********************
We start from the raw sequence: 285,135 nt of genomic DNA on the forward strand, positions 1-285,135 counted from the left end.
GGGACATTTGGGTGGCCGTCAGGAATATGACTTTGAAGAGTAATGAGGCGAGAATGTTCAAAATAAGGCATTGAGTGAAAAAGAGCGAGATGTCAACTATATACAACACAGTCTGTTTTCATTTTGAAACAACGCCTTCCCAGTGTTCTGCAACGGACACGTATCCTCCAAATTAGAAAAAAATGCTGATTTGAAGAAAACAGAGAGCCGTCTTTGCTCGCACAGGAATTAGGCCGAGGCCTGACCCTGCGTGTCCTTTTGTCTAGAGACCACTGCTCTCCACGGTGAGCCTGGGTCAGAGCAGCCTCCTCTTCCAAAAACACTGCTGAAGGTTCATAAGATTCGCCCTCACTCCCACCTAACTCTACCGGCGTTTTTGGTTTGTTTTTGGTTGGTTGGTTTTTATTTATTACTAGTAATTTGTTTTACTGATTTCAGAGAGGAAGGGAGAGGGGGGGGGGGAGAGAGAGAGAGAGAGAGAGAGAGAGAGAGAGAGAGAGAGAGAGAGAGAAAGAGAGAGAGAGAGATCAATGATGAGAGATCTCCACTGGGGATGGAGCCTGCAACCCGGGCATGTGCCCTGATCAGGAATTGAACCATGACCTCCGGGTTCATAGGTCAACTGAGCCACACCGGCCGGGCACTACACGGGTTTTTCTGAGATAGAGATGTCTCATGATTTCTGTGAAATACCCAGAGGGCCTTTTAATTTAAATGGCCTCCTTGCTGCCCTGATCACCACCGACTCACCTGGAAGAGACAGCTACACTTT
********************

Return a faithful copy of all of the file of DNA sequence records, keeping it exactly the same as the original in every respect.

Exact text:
We start from the raw sequence: 285,135 nt of genomic DNA on the forward strand, positions 1-285,135 counted from the left end.
GGGACATTTGGGTGGCCGTCAGGAATATGACTTTGAAGAGTAATGAGGCGAGAATGTTCAAAATAAGGCATTGAGTGAAAAAGAGCGAGATGTCAACTATATACAACACAGTCTGTTTTCATTTTGAAACAACGCCTTCCCAGTGTTCTGCAACGGACACGTATCCTCCAAATTAGAAAAAAATGCTGATTTGAAGAAAACAGAGAGCCGTCTTTGCTCGCACAGGAATTAGGCCGAGGCCTGACCCTGCGTGTCCTTTTGTCTAGAGACCACTGCTCTCCACGGTGAGCCTGGGTCAGAGCAGCCTCCTCTTCCAAAAACACTGCTGAAGGTTCATAAGATTCGCCCTCACTCCCACCTAACTCTACCGGCGTTTTTGGTTTGTTTTTGGTTGGTTGGTTTTTATTTATTACTAGTAATTTGTTTTACTGATTTCAGAGAGGAAGGGAGAGGGGGGGGGGGAGAGAGAGAGAGAGAGAGAGAGAGAGAGAGAGAGAGAGAGAGAGAGAGAAAGAGAGAGAGAGAGATCAATGATGAGAGATCTCCACTGGGGATGGAGCCTGCAACCCGGGCATGTGCCCTGATCAGGAATTGAACCATGACCTCCGGGTTCATAGGTCAACTGAGCCACACCGGCCGGGCACTACACGGGTTTTTCTGAGATAGAGATGTCTCATGATTTCTGTGAAATACCCAGAGGGCCTTTTAATTTAAATGGCCTCCTTGCTGCCCTGATCACCACCGACTCACCTGGAAGAGACAGCTACACTTT